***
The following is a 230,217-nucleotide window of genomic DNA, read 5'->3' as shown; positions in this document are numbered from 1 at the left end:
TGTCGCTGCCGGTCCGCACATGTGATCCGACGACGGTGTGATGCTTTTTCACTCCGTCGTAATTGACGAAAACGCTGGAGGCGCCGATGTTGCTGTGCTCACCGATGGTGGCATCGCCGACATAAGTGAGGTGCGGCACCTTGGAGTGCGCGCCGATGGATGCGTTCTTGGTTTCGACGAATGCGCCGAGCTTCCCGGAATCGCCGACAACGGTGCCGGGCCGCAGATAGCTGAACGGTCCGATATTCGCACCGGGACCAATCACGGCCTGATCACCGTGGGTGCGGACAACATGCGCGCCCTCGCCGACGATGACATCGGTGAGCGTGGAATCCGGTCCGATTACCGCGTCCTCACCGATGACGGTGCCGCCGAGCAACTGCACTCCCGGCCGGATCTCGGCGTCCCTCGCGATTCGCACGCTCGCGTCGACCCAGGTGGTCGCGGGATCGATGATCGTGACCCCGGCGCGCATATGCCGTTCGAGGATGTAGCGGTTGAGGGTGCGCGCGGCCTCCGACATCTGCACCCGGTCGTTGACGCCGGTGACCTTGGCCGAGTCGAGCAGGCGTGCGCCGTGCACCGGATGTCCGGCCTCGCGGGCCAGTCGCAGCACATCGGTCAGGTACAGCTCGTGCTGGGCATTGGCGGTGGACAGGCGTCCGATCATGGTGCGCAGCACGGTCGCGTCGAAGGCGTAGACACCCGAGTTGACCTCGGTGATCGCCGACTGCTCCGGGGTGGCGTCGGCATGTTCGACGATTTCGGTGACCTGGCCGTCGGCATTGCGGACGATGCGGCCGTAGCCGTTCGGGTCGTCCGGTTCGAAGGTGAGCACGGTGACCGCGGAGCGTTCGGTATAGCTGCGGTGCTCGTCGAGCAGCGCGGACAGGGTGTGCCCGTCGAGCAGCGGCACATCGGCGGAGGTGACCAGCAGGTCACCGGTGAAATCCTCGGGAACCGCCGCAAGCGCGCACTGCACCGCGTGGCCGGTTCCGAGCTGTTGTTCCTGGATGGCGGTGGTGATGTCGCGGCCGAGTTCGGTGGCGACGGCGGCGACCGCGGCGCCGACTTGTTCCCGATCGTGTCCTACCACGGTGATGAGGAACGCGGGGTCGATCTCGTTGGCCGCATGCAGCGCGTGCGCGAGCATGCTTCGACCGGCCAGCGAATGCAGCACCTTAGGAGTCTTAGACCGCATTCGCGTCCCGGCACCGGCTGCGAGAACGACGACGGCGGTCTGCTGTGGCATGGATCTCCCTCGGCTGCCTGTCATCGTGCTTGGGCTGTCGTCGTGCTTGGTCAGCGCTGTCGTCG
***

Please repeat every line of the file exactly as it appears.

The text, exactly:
The following is a 230,217-nucleotide window of genomic DNA, read 5'->3' as shown; positions in this document are numbered from 1 at the left end:
TGTCGCTGCCGGTCCGCACATGTGATCCGACGACGGTGTGATGCTTTTTCACTCCGTCGTAATTGACGAAAACGCTGGAGGCGCCGATGTTGCTGTGCTCACCGATGGTGGCATCGCCGACATAAGTGAGGTGCGGCACCTTGGAGTGCGCGCCGATGGATGCGTTCTTGGTTTCGACGAATGCGCCGAGCTTCCCGGAATCGCCGACAACGGTGCCGGGCCGCAGATAGCTGAACGGTCCGATATTCGCACCGGGACCAATCACGGCCTGATCACCGTGGGTGCGGACAACATGCGCGCCCTCGCCGACGATGACATCGGTGAGCGTGGAATCCGGTCCGATTACCGCGTCCTCACCGATGACGGTGCCGCCGAGCAACTGCACTCCCGGCCGGATCTCGGCGTCCCTCGCGATTCGCACGCTCGCGTCGACCCAGGTGGTCGCGGGATCGATGATCGTGACCCCGGCGCGCATATGCCGTTCGAGGATGTAGCGGTTGAGGGTGCGCGCGGCCTCCGACATCTGCACCCGGTCGTTGACGCCGGTGACCTTGGCCGAGTCGAGCAGGCGTGCGCCGTGCACCGGATGTCCGGCCTCGCGGGCCAGTCGCAGCACATCGGTCAGGTACAGCTCGTGCTGGGCATTGGCGGTGGACAGGCGTCCGATCATGGTGCGCAGCACGGTCGCGTCGAAGGCGTAGACACCCGAGTTGACCTCGGTGATCGCCGACTGCTCCGGGGTGGCGTCGGCATGTTCGACGATTTCGGTGACCTGGCCGTCGGCATTGCGGACGATGCGGCCGTAGCCGTTCGGGTCGTCCGGTTCGAAGGTGAGCACGGTGACCGCGGAGCGTTCGGTATAGCTGCGGTGCTCGTCGAGCAGCGCGGACAGGGTGTGCCCGTCGAGCAGCGGCACATCGGCGGAGGTGACCAGCAGGTCACCGGTGAAATCCTCGGGAACCGCCGCAAGCGCGCACTGCACCGCGTGGCCGGTTCCGAGCTGTTGTTCCTGGATGGCGGTGGTGATGTCGCGGCCGAGTTCGGTGGCGACGGCGGCGACCGCGGCGCCGACTTGTTCCCGATCGTGTCCTACCACGGTGATGAGGAACGCGGGGTCGATCTCGTTGGCCGCATGCAGCGCGTGCGCGAGCATGCTTCGACCGGCCAGCGAATGCAGCACCTTAGGAGTCTTAGACCGCATTCGCGTCCCGGCACCGGCTGCGAGAACGACGACGGCGGTCTGCTGTGGCATGGATCTCCCTCGGCTGCCTGTCATCGTGCTTGGGCTGTCGTCGTGCTTGGTCAGCGCTGTCGTCG